NEW DELHI, Nov 19 (OneWorld) – Exiled political leaders from Burma have expressed their anguish at the Indian government's policy of appeasing the Burmese military junta that has internationally been seen as committing gross human rights violations and suppressing its own people.
|Aung San Suu Kyi © Digital Freedom Network|
The India Social Forum, a potpourri of culture, political debates, youth activism, and everything anti-establishment, provided the right platform for exiled Burmese leaders and students to lament India's growing proximity with the military regime in Burma, renamed Myanmar. The exiles not only held protest marches but also organized a seminar: "Participation of India in Burma's Democracy."
Dr. Tint Swe, a member of parliament from Burmese pro-democracy leader Aung San Suu Kyi's party, the National League for Democracy, urged the Indian government to change its stance towards the military regime and instead support the Burmese people for restoration of democracy in his country.
"Till the 1988 uprising for democracy, we enjoyed India's support, but now India is warming up to Burma because of four factors: improved Chinese relations with Burma, turmoil in northeast India, economic opportunities, and import of gas," lamented Swe, who has been living in exile in New Delhi for around 16 years. "We wish that India would promote democracy in Burma, which will also lend stability to India's troubled northeast."
|© International Confederation of Free Trade Unions|
Many Indian analysts agree and too want a change in India's foreign policy. According to Ravi Hemadri, executive director of the Delhi-based NGO The Other Media, "India's role cannot be underestimated in Burma's situation. Indian companies–both private sector as well as public sector–are keen to invest in Burma where lax labor laws and environmental laws are in force. Just about 10 years back this was not so in trade and external relations."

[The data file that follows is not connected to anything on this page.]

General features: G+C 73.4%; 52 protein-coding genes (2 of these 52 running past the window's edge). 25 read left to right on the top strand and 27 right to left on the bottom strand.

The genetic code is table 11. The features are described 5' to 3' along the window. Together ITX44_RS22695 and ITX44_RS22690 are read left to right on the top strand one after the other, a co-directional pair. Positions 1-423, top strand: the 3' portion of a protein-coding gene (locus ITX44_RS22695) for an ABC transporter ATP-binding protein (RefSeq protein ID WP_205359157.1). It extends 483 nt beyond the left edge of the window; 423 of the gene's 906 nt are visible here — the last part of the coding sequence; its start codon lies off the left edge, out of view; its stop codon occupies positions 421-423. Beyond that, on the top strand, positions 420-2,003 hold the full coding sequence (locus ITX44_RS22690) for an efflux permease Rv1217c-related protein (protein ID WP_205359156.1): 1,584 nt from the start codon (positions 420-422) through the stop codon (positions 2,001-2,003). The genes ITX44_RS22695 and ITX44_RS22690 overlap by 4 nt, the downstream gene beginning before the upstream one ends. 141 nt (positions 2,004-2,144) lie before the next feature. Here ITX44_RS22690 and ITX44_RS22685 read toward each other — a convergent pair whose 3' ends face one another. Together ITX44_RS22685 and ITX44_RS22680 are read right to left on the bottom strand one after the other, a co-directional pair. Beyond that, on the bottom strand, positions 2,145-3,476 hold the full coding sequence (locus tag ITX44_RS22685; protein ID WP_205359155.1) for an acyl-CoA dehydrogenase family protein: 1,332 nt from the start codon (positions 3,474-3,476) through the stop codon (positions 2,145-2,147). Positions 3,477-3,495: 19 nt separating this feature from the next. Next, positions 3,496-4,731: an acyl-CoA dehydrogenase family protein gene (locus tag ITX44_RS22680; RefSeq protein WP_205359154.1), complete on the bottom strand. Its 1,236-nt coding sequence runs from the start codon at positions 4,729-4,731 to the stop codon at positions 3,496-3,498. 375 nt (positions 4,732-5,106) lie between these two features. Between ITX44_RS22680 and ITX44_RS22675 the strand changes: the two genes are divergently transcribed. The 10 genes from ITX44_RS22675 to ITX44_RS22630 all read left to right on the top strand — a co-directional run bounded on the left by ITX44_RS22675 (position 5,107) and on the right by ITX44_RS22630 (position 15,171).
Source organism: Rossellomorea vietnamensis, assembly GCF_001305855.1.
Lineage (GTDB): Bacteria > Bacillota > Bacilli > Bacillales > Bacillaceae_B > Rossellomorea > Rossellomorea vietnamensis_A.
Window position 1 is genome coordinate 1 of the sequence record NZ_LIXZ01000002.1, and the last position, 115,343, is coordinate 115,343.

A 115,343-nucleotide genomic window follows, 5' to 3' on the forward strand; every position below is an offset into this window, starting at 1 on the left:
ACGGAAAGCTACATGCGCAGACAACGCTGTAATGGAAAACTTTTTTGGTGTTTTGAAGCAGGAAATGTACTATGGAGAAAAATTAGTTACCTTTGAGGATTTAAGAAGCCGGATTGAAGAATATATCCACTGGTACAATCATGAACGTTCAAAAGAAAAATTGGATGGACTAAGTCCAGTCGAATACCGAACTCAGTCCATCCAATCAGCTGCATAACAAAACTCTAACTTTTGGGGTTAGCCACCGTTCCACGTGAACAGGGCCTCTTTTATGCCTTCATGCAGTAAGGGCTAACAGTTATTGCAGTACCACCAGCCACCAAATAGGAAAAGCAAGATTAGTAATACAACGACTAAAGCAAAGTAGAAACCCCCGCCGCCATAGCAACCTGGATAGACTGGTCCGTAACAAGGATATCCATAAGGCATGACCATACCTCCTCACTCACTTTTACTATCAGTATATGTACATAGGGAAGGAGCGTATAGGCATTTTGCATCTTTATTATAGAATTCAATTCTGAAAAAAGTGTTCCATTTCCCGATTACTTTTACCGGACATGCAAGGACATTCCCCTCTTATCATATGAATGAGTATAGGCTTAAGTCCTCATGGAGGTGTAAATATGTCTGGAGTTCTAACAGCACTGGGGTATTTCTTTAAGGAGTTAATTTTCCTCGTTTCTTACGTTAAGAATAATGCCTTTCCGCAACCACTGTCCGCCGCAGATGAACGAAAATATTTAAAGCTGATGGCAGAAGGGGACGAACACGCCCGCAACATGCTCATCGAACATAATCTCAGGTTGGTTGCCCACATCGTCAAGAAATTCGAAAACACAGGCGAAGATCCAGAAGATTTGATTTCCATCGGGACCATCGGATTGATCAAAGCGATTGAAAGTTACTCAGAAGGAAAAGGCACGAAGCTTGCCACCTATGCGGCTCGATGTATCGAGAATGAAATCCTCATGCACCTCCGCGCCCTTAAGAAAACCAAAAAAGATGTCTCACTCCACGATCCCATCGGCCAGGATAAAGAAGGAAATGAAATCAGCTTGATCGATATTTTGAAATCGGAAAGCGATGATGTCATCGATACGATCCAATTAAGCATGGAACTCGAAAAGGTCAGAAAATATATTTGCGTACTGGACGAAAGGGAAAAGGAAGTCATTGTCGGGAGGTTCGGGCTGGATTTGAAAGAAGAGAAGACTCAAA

Hemadri added: "Our earlier policy included supporting pro-democracy students, providing camps for Burmese refugees in the northeastern state of Mizoram, and we even gave a Jawaharlal Nehru Award to Aung San Suu Kyi. Now when the Indian president went to Burma a few months back he did not even inquire about her or utter her name."
Social activist Jaya Srivastava feels that globalization and marginalisation are the culprits that have forced countries as well as corporates to queue up to Burma as an economic and trade partner.
"It is because of globalization that companies are looking at resource rich regions and Burma is just one of them that can be used to make profit," Srivastava said. "It is for the same reason that countries also want to improve their relations with the military regime."
|© Free Burma Coalition|
Srivastava added: "The spectrum of marginalization is so large in the Indian society–political and business classes–that the Burmese issue has been marginalized. Rural India, northeast India, and many other sections have been marginalized. Even the media does not cover most of these issues. But the question is how do we get out of this marginalization?"
She suggested that the exiled Burmese people link up with the various movements and struggles in India.
"The Burmese will have to reach out to other groups–student, environmental, social, and political–and tell them about the Burmese cause. Only then will you be able to take your fight for democracy forward," suggested Srivastava to an audience that mostly comprised Burmese youth.
But Swe brought out the on-the-ground realities. "There was a time when entire Burma would be glued to radio sets to listen to All India Radio's news, features, and pro-democracy speeches of our political leaders. But now the radio does not even take the name of Aung San Suu Kyi, most probably due to Indian government directives," he said. "People stopped listening to it and prefer other foreign radio services for news on Burma."
|Burmese military. © Burma Campaign UK|
Swe lamented that India prevented the International Labour Organization from taking measures against the Burmese regime for its forced labor practices.
"India, along with three other countries, supported the military regime for its poor human rights record over forced labor. All construction in Burma has been done by the military regime through forced labor. It is simple. Every family is asked to provide one person for work and no money or food is given for that work," said the exiled Burmese leader.
Hemadri says the exiled leaders get maximum support from the Scandinavian and other European countries, but the Indian government's policies towards Burma are important as India is a key neighbor and regional power. "The world looks at India and China for their relations over Burma, which is why Indian support is necessary for democracy in my country."